Rick Olivier has created some of the most iconic photographs of legendary musicians such as Eddie Bo, Snooks Eaglin, Earl King, Boozoo Chavis, and George Porter Jr. As a musician, Rick is a founding member of The Creole String Beans and The Bush Hogs.
“Early ’80s Tipitina’s was still serving two dollar suppers. Alex [Chilton] mopped up after closing at Tupelo’s Tavern, where you heard everything from Johnny Copeland to Jonathan Richman, and you stood practically on stage with them. Jimmy’s [Club] booked The Blasters, Fabulous Thunderbirds, Stevie Ray Vaughan, and every one-hit ’80s “new wave” act you could name. The Dirty Dozen at the Glass House, Earl King and the Rhapsodizers at Tip’s…
Scott Billington at Rounder hired me a bunch. All of the artists that Hammond and Nauman [Scott] recorded at Black Top Records were exceptional people. Snooks [Eaglin] always seemed like he could be a member of my family, and he had some wild Chitlin’ Circuit stories. Earl [King] stood me up a couple of times for album cover shoots, but I knew the drill. He showed up eventually. I just had to be flexible. I shot Solomon Burke, Champion Jack Dupree. I had gumbo with Ms. Leona and Boozoo [Chavis] and again with D.L. Menard and his family. Shot Fats Domino playing with Doug Kershaw, and Dave Bartholomew hanging with Mac Rebennack at Ultrasonic.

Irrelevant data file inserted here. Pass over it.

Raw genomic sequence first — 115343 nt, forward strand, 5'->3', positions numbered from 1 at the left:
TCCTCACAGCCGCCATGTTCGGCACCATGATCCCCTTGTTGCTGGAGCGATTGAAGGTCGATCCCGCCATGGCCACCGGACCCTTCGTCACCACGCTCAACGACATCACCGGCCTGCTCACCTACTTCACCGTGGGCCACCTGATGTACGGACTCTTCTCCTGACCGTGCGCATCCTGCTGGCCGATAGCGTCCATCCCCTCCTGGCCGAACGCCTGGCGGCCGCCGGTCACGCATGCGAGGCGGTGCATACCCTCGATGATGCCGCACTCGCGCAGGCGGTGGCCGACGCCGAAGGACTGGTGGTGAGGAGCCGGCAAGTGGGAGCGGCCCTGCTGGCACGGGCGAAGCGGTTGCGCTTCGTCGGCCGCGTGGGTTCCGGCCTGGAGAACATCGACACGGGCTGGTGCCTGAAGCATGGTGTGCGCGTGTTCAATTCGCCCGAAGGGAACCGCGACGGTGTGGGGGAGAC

Social media, cellphone photos? Shoot ’em, hashtag ’em, if ya can’t beat ’em, join ’em. Shit ain’t goin’ away anytime soon. Music videos on the iPhone? Hell yeah. I’m only five years late to Instagram. Social media will probably break the world, but it’s a blast to get your conceptual/performative kicks out into the world.
Image making—not to sound pretentious, but I do work in various media, gig posters, etc.—is not a “passion” or a “calling” for me; it is who I am. In my dotage, I realize that all art activity is based in the human survival imperative—like breeding. We want something to carry on after we depart. Does it matter if we succeed or fail? I don’t think so.
On the whole “digital versus film” question, hell, they’re just tools. But, I do find that black and white film is “photography” refined down to its essence, because shooting, processing, and printing become bound together in tangible materials you manipulate with your physical body directly, not virtually. Like dancing, it gets you out of your head and into your body. The darkroom is an actual laboratory for one’s practice. It’s okay to do work that is obscure or difficult, work that people “don’t get.” You might just be ahead of your time. Or behind your time, also fine. It’s all Lascaux cave painting.”